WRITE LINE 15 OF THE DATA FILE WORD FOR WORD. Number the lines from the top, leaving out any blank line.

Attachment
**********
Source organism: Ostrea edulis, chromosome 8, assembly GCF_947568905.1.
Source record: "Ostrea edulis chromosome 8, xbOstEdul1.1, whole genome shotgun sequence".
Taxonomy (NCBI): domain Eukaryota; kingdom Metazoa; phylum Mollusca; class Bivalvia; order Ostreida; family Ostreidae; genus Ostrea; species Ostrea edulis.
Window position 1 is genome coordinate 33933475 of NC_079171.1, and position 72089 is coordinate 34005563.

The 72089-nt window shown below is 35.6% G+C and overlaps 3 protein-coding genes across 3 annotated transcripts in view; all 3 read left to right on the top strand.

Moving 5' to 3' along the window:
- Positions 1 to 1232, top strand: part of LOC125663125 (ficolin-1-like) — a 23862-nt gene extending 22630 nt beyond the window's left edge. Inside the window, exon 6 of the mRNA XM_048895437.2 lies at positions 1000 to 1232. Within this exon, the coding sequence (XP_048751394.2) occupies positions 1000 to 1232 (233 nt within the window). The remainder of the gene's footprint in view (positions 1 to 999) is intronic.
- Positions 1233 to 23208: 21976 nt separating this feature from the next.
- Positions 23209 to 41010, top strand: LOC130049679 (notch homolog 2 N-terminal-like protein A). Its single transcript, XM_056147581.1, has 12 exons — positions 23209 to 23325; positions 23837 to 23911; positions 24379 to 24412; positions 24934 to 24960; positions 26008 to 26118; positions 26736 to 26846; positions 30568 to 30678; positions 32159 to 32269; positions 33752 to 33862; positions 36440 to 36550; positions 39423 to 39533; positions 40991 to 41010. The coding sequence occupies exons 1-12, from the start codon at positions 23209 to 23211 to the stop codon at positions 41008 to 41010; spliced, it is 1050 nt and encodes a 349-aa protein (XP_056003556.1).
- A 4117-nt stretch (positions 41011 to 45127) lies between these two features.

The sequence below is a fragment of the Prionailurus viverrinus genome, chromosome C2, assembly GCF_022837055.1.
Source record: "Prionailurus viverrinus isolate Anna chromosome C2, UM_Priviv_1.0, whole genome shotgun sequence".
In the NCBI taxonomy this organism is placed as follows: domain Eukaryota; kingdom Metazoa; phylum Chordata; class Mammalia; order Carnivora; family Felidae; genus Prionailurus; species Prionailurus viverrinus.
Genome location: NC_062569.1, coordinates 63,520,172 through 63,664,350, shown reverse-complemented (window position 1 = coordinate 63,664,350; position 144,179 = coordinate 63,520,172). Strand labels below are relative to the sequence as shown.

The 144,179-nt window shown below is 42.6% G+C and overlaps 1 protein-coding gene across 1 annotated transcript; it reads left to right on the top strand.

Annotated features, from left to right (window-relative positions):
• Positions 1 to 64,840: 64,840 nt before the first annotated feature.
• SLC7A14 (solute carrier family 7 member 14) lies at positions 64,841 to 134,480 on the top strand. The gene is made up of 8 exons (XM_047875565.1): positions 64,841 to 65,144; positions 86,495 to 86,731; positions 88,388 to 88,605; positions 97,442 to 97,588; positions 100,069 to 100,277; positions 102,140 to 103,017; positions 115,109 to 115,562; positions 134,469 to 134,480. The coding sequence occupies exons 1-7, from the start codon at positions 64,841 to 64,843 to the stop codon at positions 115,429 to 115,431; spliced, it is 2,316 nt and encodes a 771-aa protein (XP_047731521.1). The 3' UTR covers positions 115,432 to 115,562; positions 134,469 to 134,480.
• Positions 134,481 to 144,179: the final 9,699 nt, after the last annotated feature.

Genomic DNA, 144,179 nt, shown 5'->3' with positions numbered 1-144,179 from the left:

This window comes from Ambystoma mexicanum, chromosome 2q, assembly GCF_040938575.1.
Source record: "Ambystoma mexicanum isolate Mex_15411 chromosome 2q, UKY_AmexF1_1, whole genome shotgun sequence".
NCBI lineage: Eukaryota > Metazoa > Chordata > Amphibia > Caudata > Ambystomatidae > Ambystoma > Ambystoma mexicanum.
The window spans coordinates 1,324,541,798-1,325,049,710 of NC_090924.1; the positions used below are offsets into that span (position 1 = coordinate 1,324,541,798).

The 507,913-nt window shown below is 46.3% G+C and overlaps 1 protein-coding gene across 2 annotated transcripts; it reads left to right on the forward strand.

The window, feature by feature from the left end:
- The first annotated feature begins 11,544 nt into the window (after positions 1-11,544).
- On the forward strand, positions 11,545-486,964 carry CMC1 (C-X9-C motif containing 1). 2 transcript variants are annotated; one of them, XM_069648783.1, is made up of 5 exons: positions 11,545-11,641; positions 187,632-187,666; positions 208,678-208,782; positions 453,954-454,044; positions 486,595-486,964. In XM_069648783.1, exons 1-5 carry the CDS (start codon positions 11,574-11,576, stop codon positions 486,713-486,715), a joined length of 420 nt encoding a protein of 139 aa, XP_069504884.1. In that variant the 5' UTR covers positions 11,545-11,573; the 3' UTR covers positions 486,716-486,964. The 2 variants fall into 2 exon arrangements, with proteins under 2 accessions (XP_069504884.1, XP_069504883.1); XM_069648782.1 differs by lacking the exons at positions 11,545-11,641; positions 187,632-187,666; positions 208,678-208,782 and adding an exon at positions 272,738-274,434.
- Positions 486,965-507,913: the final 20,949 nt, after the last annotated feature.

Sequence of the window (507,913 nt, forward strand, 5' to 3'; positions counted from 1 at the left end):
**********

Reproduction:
The 144,179-nt window shown below is 42.6% G+C and overlaps 1 protein-coding gene across 1 annotated transcript; it reads left to right on the top strand.